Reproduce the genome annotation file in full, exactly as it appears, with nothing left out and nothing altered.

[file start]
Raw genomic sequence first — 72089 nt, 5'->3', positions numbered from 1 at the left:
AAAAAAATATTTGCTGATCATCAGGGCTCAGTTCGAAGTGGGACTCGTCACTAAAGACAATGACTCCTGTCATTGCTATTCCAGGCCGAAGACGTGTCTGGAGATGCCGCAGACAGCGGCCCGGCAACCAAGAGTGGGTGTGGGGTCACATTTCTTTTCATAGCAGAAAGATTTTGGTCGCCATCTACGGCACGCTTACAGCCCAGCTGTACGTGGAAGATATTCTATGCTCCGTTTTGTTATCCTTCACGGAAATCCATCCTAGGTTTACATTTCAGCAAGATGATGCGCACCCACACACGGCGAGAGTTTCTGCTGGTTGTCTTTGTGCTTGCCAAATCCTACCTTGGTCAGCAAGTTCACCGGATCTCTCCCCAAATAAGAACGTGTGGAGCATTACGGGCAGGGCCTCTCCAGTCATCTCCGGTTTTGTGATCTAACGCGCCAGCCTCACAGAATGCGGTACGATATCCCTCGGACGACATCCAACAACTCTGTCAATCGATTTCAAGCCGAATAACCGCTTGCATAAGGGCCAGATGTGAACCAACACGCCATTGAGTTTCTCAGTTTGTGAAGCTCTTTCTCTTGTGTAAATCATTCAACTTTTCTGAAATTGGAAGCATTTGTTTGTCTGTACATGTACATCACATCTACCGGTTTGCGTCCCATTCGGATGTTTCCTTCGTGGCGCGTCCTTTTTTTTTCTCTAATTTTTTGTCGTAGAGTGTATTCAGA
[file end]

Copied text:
Raw genomic sequence first — 72089 nt, 5'->3', positions numbered from 1 at the left:
AAAAAAATATTTGCTGATCATCAGGGCTCAGTTCGAAGTGGGACTCGTCACTAAAGACAATGACTCCTGTCATTGCTATTCCAGGCCGAAGACGTGTCTGGAGATGCCGCAGACAGCGGCCCGGCAACCAAGAGTGGGTGTGGGGTCACATTTCTTTTCATAGCAGAAAGATTTTGGTCGCCATCTACGGCACGCTTACAGCCCAGCTGTACGTGGAAGATATTCTATGCTCCGTTTTGTTATCCTTCACGGAAATCCATCCTAGGTTTACATTTCAGCAAGATGATGCGCACCCACACACGGCGAGAGTTTCTGCTGGTTGTCTTTGTGCTTGCCAAATCCTACCTTGGTCAGCAAGTTCACCGGATCTCTCCCCAAATAAGAACGTGTGGAGCATTACGGGCAGGGCCTCTCCAGTCATCTCCGGTTTTGTGATCTAACGCGCCAGCCTCACAGAATGCGGTACGATATCCCTCGGACGACATCCAACAACTCTGTCAATCGATTTCAAGCCGAATAACCGCTTGCATAAGGGCCAGATGTGAACCAACACGCCATTGAGTTTCTCAGTTTGTGAAGCTCTTTCTCTTGTGTAAATCATTCAACTTTTCTGAAATTGGAAGCATTTGTTTGTCTGTACATGTACATCACATCTACCGGTTTGCGTCCCATTCGGATGTTTCCTTCGTGGCGCGTCCTTTTTTTTTCTCTAATTTTTTGTCGTAGAGTGTATTCAGA